By: Mike Rostad
(Note: This article was originally published in Mike Rostad’s column for the Kodiak Daily Mirror, “Kodiak Tapestry, on October 4, 2013.)
Woody Knebel, superintendent of Ocean Beauty’s Alitak processing plant in Lazy Bay, sees beauty in the ordinary. Everything serves an aesthetic purpose — even rusty old wrenches that crumble with the slightest torque or an old wooden dory that was used in beach-seining operations at the turn of the century. The dory is the centerpiece of a museum Knebel has been developing for the last four years.
|Alitak Brand salmon, showing the location of Alitak on the south endof Kodiak Island. Image courtesy Rick Metzger.|
“You can see rub marks on the side where they pulled the web, corks and leads,” said Knebel. Once Knebel had cleaned up the aging, dirt-corroded dory, he considered painting it. But, respecting the fact that it took 100 years to get this way, he covered it with linseed oil instead. After all, “original” is beauty in museum terminology.
The museum is located next to the mug-up room in the very first cannery building that officially opened at Lazy Bay in 1918. Since then, Alitak has been operating continuously under different owners, including Alitak Packing Company, Pacific American Fisheries, Wards Cove and now, Ocean Beauty.
Items for the museum were donated by local seiners and set-netters and gathered from Alitak, Moser Bay, Olga Bay and other canneries. The Akhiok-Kaguyak Native Corporation, which owns the land where some of the canneries are located, gave Knebel permission to transport artifacts to the museum. Some board members donated historical paraphernalia. The museum is a “community” project. “It’s a work in progress,” he said.
The weather-beaten equipment and gear tell the story of how fishing, processing and marketing were done a century ago: labeling machines, old salmon cans with Norman Rockwellish labels, cannery store ledgers, buckets, pues, tool boxes, wrenches, salmon seine and pilot-house wheels. The museum even has a pair of hand cuffs used by a superintendent to keep rowdy, drinking workers in line. Enclosed in the museum is a radio room that has a lazarette covering for a door. Pictures of Chinese, Filipino, Native and Caucasian workers show the cannery’s ethnic diversity, which continues to this day.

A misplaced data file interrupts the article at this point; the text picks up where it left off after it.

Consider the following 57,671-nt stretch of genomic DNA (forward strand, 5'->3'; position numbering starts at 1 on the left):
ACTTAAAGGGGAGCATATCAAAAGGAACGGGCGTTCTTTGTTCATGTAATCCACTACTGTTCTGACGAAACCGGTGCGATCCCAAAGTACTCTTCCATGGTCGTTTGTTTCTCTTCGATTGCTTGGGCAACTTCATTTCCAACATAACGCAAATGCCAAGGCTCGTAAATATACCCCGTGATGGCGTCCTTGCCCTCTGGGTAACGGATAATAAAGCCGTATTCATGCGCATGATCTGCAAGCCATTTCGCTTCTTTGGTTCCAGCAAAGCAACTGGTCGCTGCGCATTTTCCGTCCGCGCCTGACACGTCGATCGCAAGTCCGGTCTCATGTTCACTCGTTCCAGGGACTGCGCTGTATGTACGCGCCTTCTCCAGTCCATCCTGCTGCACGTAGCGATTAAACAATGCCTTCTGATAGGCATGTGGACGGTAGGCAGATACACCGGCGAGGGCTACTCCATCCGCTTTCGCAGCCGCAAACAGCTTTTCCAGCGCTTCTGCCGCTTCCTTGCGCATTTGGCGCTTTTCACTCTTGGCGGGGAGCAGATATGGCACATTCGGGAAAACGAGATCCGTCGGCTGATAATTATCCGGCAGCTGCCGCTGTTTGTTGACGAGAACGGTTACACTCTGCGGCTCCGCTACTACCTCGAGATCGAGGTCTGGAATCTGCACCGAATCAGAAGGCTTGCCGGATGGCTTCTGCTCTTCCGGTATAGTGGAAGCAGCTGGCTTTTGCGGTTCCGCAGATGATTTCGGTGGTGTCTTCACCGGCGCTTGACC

If Knebel can’t find a spot for his treasures in the museum, he’ll use them as artistic ornaments which make Alitak perhaps the most unique processing plant in the state. Metallic and wooden art, paintings and murals catch the attention of cannery worker, fisherman and fish buyer. A metal sculpture of an Alutiiq hunter with bow and arrows is firmly planted on a wall of one of the buildings. Knebel designed it in five minutes. “I found all the pieces in the recycle bin. The body is from old copper pipes, the head from a broken grinder/chopper assembly and the arrows at one time were used to drill holes for drift pins used in dock and piling work.”
The wind gauge is a metal salmon on top of a flag pole. “We bring it down during the winter and, prior to putting it back up, we have people engrave their names on it.”Local artists have also contributed to Cape Alitak’s uniqueness. Ralph Christiansen of Old Harbor carved the mask on the tin warehouse; Knebel added the tusks. Kay Underwood, one of the set-netters who sell fish to Alitak, painted a life-size picture of a Kodiak brown bear that looks a lot like the one that charged Knebel at Cape Alitak. Underwood’s mural of the mythical god, Trident, guards the entrance to the bathrooms.
Recently Knebel constructed a chapel that provides spiritual refreshment during the long, weary summer. Topped with a cross, the buildings stands away from the cannery complex, with a mountainous backdrop. People of any creed can come to the chapel to pray and meditate. The son of a Lutheran Church Missouri Synod pastor, Knebel said the chapel allows room for the spiritual and mystical.